The RTI-VIPS software is comprised of a number of software packages that handle the acquisition and viewing of images, the calculation of reflectance properties, and camera management and calibration.

The software developers, based within the Web and Internet Science Research Group at the University of Southampton, want to investigate more convenient methods to deploy the software components required to operate the system. Currently the installation process is manual and comprises numerous steps…

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CloudsBy Mike Jackson, Software Architect.

We're helping EPCC and the Met Office promote the uptake, and ongoing development, of the Met Office NERC cloud (MONC) model within the atmospheric sciences community. We're assessing how easy it is to deploy MONC, helping set up a MONC virtual machine and advising on setting up resources for engaging with and supporting researchers.

At the Met Office weather and climate are predicted using numerical models, in particular, the Unified Model (UM). The UM is run on super-computers to produce high spatial resolution forecasts (1 km) for the UK. The details of forecasts are valuable for many public institutions and companies.

A vital tool for the development and testing of the UM is the Met Office Large Eddy simulation model (LEM). The LEM is used to simulate atmospheric phenomena, such as fog, clouds and deep convection at very high resolutions (10 to 100 s metres). The LEM was first developed in the early 90s and parallelised in the mid-1990s. While it can be argued that science undertaken with the LEM underpins many of the atmospheric parameterisations in the UM, the LEM can no longer capitalise on supercomputer enhancements, as the code structure and…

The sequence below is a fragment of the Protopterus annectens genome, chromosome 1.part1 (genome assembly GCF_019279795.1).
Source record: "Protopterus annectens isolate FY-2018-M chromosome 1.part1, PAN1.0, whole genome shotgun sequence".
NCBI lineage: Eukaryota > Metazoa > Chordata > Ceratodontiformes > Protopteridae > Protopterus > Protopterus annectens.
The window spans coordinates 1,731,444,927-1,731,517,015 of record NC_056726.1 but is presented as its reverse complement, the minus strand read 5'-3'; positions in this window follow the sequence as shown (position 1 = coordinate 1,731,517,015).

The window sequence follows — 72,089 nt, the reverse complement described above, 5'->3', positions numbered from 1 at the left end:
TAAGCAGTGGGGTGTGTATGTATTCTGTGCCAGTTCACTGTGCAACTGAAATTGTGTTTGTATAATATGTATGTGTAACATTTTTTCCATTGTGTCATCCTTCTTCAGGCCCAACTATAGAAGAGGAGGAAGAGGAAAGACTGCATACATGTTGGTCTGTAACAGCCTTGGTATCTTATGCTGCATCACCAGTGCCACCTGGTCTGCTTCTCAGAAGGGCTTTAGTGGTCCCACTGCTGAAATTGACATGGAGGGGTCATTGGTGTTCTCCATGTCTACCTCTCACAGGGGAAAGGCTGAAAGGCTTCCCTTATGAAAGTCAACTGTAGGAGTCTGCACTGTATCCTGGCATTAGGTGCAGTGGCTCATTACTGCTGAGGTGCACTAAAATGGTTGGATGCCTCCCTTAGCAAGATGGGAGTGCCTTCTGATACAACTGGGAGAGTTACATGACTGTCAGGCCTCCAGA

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Clouds We're helping EPCC and the Met Office promote the uptake, and ongoing development, of the Met Office NERC cloud (MONC) model within the atmospheric sciences community. We're assessing how easy it is to deploy MONC, helping set up a MONC virtual machine and advising on setting up resources for engaging with and supporting researchers.

Modelling clouds for weather forecasting

The UK Met Office uses software to create its weather forecasts. This software simulates the behaviour of weather using complex mathematical models. These models can use information about past weather to forecast future weather. The Met Office's best known weather model is the Unified Model (UM), which generates national and international forecasts down to a scale of 1 kilometre. The Met Office also has a number of other models that concentrate on specific aspects of weather. One of these is the Large Eddy Simulation model (LEM) which models clouds, atmospheric flows and turbulence.

The LEM has been developed over the past 30 years. But, it is now showing its age and LEM's performance does not significantly improve if run on more than 512 processes whereas many modern super-computers have tens of thousands of processors. A consequence of this limitation is that the UK atmospheric sciences community relies on…

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The Institute's Open Call provides the opportunity for UK researchers to gain software development expertise and effort - for free.

The latest round of the Call has just opened, and we invite research projects from any discipline who would like help with the development of their software to make a submission, and are particularly keen to attract applications from BBSRC and ESRC funding areas. The deadline for submissions is April 29th 2016.

For more information on the Open Call and to submit an application, please visit the Open Call page. You can also find out more about our current and past projects.